In November of 2001, a small film entitled In the Bedroom received critical acclaim. It is the story of a college-age student who has an affair with a young woman who is separated from her abusive husband. The husband finds out about the affair and kills the student. But the central characters in this movie are really the young man’s parents. We witness their terrible grief at the loss of a talented and beloved son, a grief that threatens to destroy their own marriage. Finally, another murder occurs as the father, a mild-mannered physician, decides to take the law into his own hands and exact vengeance on the man who murdered his only child.
The title, In the Bedroom, suggests many things: First, the sexual intercourse itself that entails terrible consequences; second, the murder stemming from the abusive husband's discovery of the student in his estranged wife’s house; and third, the final scene as the father returns home and climbs into bed after taking his vengeance. Everything of significance is connected to a bedroom. The title underscores the theme of privacy. All these events happen in secret or behind closed doors, yet we see how private acts may publicly and permanently damage the lives of so many people.
From a Christian viewpoint, one obvious moral of the movie is that there is no such thing as safe sex if it is illicit sex. Curiously, though, most critics reviewing the film never talk about sexual immorality as precipitating the tragedy. Rather, they choose to see the student’s murder by a jealous husband as the crucial event that unleashes all the ensuing misery.
I believe the greatest gulf between Christian ethics and secular ethics lies in the realm of sexual morality. Christian ethical behavior demands sexual purity and holiness (Ephesians 5:3-5; 1 Thessalonians 4:1-8; 1 Corinthians 6:12-20; Matthew 5:27-28; 31-32; 15:19-20). Sexual holiness restricts sexual intercourse exclusively to marriage (Hebrews 13:4) and demands that the marriage be heterosexual as well as monogamous (1 Corinthians 6:9). Following Old Testament teachings, it also limits the choice of a heterosexual marriage partner by, for example, excluding close relatives (Leviticus 18).
Secular ethics, on the other hand, sees Christian sexual taboos as unnatural, psychologically unhealthy, and unrealistic. If ethics asks the question, “What ought one to do?,” secular ethics concludes, “All other things being equal, one ought to do what comes naturally; one ought not repress the natural inclinations of human sexuality.” For secular ethics, sex before marriage is not wrong in and of itself, nor is homosexuality. Secular ethics respects the marriage vows, of course, but the wrong it sees in sex outside of marriage is disloyalty or imprudence, not adultery. And disloyalty or imprudence, while regrettable according to secular values, may sometimes be justified by one’s personal quest for self-fulfillment and by one’s individual pursuit of happiness. Secular values may compensate for secular shortcomings, just as the Christian virtue of love "covers a multitude of sins” (1 Peter 4:8).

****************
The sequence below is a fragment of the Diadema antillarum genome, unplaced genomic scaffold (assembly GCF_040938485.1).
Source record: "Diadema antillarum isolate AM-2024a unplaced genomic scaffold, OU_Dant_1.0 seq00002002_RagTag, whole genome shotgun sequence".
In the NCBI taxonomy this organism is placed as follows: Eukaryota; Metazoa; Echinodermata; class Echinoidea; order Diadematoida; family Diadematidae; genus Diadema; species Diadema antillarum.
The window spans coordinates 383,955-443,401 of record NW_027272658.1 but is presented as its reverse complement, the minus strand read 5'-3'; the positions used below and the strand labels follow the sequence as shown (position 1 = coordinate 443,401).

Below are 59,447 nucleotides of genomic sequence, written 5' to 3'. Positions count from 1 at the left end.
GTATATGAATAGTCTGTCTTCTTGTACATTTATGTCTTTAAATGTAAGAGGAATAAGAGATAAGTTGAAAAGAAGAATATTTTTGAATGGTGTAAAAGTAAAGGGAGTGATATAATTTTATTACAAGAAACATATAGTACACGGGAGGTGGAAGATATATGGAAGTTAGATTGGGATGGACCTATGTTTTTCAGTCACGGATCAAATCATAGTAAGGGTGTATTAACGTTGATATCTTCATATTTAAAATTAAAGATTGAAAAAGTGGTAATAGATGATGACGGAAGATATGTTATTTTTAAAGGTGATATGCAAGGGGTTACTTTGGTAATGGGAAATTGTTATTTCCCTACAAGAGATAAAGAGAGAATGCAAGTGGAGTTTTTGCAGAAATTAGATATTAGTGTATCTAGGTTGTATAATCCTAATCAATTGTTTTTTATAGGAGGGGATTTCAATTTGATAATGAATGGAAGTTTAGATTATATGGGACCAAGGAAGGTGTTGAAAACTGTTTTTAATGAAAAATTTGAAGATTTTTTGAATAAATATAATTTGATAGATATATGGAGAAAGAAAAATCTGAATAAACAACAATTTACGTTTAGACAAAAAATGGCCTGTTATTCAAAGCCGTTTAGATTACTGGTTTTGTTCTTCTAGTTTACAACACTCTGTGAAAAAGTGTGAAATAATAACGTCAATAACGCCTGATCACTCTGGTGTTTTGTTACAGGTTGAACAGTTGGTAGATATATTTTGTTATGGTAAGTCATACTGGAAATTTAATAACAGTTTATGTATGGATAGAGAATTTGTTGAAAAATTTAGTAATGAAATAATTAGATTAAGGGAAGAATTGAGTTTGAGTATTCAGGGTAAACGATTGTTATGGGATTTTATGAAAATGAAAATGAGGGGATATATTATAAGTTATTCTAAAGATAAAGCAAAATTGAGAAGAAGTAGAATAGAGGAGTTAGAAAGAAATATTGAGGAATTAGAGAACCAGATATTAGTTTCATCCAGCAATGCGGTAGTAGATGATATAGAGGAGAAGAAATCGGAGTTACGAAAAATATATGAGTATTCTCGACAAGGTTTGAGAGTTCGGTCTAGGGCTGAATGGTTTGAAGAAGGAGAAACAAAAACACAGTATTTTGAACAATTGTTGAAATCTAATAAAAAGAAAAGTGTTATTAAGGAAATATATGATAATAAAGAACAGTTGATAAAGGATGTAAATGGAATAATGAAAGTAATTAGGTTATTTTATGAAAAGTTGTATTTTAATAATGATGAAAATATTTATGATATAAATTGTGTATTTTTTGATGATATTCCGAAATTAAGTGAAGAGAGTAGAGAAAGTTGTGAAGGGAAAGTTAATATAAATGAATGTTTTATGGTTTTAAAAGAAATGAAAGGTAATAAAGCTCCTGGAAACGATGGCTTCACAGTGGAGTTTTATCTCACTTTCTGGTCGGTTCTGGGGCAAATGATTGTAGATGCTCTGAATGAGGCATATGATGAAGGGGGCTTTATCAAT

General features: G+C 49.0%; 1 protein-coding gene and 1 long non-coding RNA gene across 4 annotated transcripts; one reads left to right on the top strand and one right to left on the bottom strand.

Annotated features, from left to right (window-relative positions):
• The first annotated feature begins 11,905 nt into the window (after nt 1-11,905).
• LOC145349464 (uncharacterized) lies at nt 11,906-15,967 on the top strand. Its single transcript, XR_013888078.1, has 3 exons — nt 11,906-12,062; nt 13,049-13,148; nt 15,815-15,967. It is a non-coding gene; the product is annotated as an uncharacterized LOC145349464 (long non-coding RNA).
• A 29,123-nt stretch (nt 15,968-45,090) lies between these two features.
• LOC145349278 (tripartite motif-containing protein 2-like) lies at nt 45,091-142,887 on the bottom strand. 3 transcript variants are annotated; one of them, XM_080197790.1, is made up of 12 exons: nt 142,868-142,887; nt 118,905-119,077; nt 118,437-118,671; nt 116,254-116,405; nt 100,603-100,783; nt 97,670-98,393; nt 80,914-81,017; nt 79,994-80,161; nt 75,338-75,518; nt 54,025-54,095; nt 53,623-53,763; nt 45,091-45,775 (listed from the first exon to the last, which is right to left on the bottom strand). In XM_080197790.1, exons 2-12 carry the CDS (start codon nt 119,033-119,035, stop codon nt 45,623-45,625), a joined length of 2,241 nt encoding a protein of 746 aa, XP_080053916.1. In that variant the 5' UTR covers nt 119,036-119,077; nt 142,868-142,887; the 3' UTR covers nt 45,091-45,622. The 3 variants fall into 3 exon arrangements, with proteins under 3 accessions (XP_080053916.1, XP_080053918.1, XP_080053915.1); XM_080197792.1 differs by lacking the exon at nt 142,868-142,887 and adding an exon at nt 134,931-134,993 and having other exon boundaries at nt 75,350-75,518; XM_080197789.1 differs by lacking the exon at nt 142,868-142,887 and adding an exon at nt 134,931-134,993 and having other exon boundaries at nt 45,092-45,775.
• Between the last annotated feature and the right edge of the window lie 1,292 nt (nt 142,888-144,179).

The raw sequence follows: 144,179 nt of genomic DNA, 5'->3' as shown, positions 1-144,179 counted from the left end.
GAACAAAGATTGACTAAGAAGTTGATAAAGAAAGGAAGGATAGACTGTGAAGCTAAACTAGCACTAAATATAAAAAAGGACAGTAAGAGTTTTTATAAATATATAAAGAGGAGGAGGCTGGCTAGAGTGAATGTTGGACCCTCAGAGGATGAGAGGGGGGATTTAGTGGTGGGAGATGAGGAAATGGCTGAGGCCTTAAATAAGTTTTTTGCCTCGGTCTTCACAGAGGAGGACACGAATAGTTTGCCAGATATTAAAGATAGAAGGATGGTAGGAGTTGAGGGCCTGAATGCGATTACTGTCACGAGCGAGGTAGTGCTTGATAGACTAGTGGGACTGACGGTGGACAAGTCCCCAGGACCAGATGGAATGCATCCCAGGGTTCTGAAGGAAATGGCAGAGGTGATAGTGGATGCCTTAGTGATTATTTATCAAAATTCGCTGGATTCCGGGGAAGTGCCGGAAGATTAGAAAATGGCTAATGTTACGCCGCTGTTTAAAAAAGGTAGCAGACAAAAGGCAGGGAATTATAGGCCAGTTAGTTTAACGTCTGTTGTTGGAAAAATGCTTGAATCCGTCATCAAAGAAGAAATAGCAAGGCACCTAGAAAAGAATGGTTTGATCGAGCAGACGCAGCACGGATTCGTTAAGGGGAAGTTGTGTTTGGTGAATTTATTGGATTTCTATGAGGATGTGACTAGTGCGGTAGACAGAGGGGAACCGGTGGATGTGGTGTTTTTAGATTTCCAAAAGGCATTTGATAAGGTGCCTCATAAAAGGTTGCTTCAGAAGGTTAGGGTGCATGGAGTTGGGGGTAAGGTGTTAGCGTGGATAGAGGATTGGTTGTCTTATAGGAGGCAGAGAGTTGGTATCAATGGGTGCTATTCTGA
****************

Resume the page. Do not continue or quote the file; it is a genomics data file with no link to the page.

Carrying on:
For Christians, fornication and adultery count among the worst of sins and can never be justified. The very words “adulterer” and “adulterous” are used in scripture as insults, as one-word encapsulations of an evil, wicked, sinful, and depraved society (James 4:4; Matthew 12:39; 16:4; Mark 8:38). When the Christian leaders met in Jerusalem to decide what should be required of Gentile converts, only four demands were made, one of which was to abstain from sexual immorality (Acts. 15:19-20).
Secularists tend to dismiss Christian views on sex by labeling them Puritanism or Victorianism. In part they do this, I think, because they are wary of attacking Christianity (and Judaism, for that matter) head-on, something that would be politically incorrect in a nominally Christian country. But they also do it because they realize consciously or unconsciously that so-called Puritanism and Victorianism are distortions of true Christianity and therefore easy targets. Christians need to be careful about giving their opponents ammunition by succumbing to the faults of Puritanism and Victorianism such as pettiness, hypocrisy, reductionism, self-righteousness, and authoritarianism.